Also adding to bets of further depreciation is the widening gap between the official pound rate and the parallel market rate. As of last week Friday, dealers on the parallel market were selling dollars for around 32 to 33 Egyptian pounds, which compares to an official rate of around 24.6 to the dollar. Despite two major devaluations this year, Egypt continues to face foreign currency shortages, and the widening gap between the official and parallel market rates could result in the central bank allowing the pound to weaken further.

How much more authorities allow the pound to depreciate remains to be seen, given concerns about inflation, which is already at almost a 5-year high, and its socio-economic impact. It is also worth noting that the central bank’s plan to remove a requirement for importers to acquire letters of credit to buy goods abroad is set to put further pressure on the currency. Egypt needs to clear a backlog of requests estimated at over $5bn from importers and companies to access hard currency, a move seen to unleash a wave of further selling in the pound.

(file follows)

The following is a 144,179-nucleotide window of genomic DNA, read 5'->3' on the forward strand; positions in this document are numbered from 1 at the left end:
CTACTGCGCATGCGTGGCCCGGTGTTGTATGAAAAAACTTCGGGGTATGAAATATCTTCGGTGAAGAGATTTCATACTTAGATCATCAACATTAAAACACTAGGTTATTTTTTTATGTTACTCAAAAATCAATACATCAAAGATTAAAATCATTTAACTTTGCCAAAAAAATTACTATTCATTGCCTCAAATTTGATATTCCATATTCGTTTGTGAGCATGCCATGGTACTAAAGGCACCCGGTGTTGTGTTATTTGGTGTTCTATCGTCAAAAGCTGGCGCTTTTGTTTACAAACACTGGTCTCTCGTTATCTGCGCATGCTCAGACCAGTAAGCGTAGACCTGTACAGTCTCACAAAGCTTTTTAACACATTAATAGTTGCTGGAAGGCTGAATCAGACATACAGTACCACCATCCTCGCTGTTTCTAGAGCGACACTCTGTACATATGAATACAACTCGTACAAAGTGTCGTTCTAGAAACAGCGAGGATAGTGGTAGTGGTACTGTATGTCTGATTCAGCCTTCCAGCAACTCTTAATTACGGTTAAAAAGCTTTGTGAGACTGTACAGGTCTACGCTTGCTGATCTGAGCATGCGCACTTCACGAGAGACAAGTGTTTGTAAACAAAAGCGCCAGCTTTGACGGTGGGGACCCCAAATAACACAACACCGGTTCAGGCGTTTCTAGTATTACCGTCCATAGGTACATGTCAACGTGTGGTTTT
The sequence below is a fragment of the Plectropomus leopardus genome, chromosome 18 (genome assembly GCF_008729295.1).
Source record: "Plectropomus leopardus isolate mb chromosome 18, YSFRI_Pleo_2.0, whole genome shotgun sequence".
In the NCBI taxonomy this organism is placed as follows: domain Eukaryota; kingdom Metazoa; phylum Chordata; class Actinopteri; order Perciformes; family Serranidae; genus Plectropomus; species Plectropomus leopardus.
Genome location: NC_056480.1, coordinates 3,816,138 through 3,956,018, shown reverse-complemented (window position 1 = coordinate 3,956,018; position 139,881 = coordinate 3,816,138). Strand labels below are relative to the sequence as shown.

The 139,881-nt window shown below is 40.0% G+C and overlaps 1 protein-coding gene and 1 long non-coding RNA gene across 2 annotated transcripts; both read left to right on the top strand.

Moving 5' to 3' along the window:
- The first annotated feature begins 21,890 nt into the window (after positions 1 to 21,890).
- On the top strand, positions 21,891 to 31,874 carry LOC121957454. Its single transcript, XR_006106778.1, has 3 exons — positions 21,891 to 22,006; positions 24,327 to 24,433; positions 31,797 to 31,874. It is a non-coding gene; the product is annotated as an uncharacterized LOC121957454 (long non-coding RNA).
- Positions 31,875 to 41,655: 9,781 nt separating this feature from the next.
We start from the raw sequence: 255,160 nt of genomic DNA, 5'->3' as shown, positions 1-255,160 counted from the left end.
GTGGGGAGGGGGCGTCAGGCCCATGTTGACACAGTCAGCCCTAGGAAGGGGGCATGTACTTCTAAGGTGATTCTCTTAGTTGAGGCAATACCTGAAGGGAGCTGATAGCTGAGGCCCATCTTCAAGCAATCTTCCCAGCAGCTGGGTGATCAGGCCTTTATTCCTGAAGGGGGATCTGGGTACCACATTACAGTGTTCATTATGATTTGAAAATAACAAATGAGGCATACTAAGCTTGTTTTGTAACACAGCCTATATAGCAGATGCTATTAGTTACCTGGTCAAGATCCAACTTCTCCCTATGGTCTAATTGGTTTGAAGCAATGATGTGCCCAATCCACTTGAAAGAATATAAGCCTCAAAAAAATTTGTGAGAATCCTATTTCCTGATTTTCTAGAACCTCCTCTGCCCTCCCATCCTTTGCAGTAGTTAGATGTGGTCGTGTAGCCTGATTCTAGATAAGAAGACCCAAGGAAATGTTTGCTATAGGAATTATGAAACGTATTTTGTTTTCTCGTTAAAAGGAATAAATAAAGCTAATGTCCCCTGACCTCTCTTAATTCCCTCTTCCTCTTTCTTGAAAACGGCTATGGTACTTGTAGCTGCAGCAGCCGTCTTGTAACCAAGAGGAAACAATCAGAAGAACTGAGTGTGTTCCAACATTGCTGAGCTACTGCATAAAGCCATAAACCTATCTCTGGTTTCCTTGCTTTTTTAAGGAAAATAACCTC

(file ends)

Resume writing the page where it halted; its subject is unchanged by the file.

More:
Fixed Income: Fitch leaves Namibia’s sovereign credit rating at BB- with a stable outlook

Fitch updated its credit rating for Namibia on Friday night. The agency decided to leave Namibia’s sovereign credit rating unchanged at BB- with a stable outlook. Fitch said that Namibia's BB- rating is supported by its strong governance indicators and institutional framework. The large non-bank financial sector supports the government's financing flexibility. These factors are balanced against elevated fiscal deficits, high government debt levels and moderate growth prospects.

The global ratings agency said that the stable outlook balances its view that the government's fiscal consolidation efforts will limit the rise in government debt and lead to its stabilization over the medium term against significant fiscal risks related to expenditure pressures and an uncertain global economic environment. Fitch estimates that Namibia’s gross debt rose to 68% in the 2021/22 financial year, which is well above the BB median at 55% of GDP.